Wednesday, February 29, 2012
An antique 1800s carved French meerschaum reliquary of The Virgin Mary and The Child Jesus captures the loving bond between mother and child.
Heart stopping Picasso Czech glass and crystal beads combined with ethnic carved bone beads accentuate the brass frame of the reliquary and the carved meerschaum.
Beautiful down to the last detail. Definitely a one of a kind necklace.
Framed meerschaum measures 2.75". Chain measures 10.5" closed.
Note: There is no domed glass.
Tuesday, February 7, 2012
"An ex voto is a votive offering to a saint or divinity. It is given in fulfillment of a vow (hence the Latin term, short for "ex voto suscepto," or "from the vow made") or in gratitude or devotion. Ex-votos are placed in a church or chapel where the worshiper seeks grace or wishes to give thanks. The destination of pilgrimages often include shrines decorated with ex-votos.
Ex-votos can take a wide variety of forms. They are not only intended for the religious figure, but also as a testimony to later visitors of the help received. As such they may include texts explaining a miracle attributed to the holy figure, or symbols such as a painted or modeled reproduction of a miraculously healed body part, or a directly related item such as a crutch given by a person formerly lame."
The first photo shows several ex-votos I've amassed along the way. The second photo shows what I would like my collection to look like someday. Wow! The third photo shows a shrine in Germany to the Virgin and Child with hundreds of ex votos pinned to the gown.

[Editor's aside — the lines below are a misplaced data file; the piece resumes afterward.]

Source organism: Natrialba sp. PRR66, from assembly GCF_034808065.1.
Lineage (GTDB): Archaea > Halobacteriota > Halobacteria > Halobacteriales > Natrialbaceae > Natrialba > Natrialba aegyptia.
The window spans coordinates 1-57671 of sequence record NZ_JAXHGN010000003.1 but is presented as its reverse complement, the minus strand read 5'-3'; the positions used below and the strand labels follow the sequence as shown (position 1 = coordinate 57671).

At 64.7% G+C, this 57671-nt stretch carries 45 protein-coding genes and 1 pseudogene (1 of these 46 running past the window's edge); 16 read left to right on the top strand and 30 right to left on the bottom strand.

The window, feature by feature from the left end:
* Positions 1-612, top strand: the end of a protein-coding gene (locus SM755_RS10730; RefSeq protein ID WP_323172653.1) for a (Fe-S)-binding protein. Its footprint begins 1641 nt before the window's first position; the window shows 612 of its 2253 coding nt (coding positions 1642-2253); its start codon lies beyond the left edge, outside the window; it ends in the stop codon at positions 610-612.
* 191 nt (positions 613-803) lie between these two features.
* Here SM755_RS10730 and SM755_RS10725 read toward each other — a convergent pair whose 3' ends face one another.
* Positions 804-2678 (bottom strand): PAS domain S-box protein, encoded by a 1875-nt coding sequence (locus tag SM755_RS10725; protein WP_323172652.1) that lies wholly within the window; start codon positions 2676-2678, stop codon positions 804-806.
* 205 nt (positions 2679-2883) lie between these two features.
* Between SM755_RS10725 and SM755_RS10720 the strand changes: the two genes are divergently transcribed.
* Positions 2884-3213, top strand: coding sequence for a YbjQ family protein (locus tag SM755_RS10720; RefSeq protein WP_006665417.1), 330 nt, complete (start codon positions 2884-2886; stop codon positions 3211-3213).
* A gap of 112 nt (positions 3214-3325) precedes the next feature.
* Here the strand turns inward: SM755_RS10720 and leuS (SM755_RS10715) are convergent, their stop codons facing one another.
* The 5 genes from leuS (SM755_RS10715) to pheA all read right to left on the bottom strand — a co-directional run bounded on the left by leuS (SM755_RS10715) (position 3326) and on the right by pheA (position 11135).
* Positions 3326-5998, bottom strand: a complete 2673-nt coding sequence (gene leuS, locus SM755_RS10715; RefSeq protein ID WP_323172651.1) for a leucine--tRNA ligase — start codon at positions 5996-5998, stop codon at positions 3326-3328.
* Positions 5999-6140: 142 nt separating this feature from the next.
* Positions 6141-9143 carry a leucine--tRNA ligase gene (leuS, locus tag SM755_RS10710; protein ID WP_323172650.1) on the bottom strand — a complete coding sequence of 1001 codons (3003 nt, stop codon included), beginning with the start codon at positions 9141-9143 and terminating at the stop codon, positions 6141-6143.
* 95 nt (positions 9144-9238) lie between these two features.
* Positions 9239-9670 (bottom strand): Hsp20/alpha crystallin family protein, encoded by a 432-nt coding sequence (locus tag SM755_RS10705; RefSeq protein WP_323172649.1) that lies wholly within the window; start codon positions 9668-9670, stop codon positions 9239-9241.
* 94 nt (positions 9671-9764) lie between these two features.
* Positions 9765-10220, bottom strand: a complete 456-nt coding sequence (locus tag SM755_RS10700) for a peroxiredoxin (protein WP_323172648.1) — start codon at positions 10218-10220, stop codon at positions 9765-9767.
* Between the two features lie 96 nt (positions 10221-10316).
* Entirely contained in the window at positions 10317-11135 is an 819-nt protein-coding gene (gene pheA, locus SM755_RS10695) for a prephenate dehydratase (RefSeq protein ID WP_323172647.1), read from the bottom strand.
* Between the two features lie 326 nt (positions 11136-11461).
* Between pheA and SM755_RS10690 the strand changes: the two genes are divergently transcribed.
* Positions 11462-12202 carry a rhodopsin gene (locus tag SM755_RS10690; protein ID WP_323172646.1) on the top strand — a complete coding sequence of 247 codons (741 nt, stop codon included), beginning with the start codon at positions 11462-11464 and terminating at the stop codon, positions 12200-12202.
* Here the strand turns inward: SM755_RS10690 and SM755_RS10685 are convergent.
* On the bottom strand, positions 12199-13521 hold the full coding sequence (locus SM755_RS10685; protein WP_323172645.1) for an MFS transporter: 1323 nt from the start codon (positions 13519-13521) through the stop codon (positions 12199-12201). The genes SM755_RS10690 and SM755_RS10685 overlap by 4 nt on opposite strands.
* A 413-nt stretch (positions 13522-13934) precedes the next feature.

Sunday, February 5, 2012
You can find this stunning Art Deco necklace at Metal Corset II.
Black enamel filigree and bezel set paste rondelles separated by brass tube links highlight this amazing period piece. Not to mention the amazing patina it has acquired over the years.
It measures 60 3/4" in length and closes with a spring ring clasp. Could be worn doubled or tripled.
Saturday, February 4, 2012
Memento Mori is a Latin phrase translated as, "Remember you must die," to remind people of their own mortality.
Memento mori jewelry are fascinating objects of artistry and are becoming rarer and rarer. Starting around 1650 after millions succumbed to the black plague (and a high rate of mortality in general), people wore memento mori jewelry as a reminder, "I will be judged in the end," so to live life to the fullest and purely.
There are many mixed connotations associated with Memento Moris, but many pieces truly are a statement of living rather than death.
From my own private collection, a mid-century Victorian memento mori locket with a lock of blonde hair and an hand carved ox bone skull set with cut steel eyes. This locket is clearly a mourning memento mori hence the lock of hair probably from a deceased loved one encapsulated for an eternity inside the locket.
It is black glass combined with what appears to be Pinchbeck. The front is set with an old mine cut paste stone. It measures 1.77" x 1.10". Truly a spectacular piece.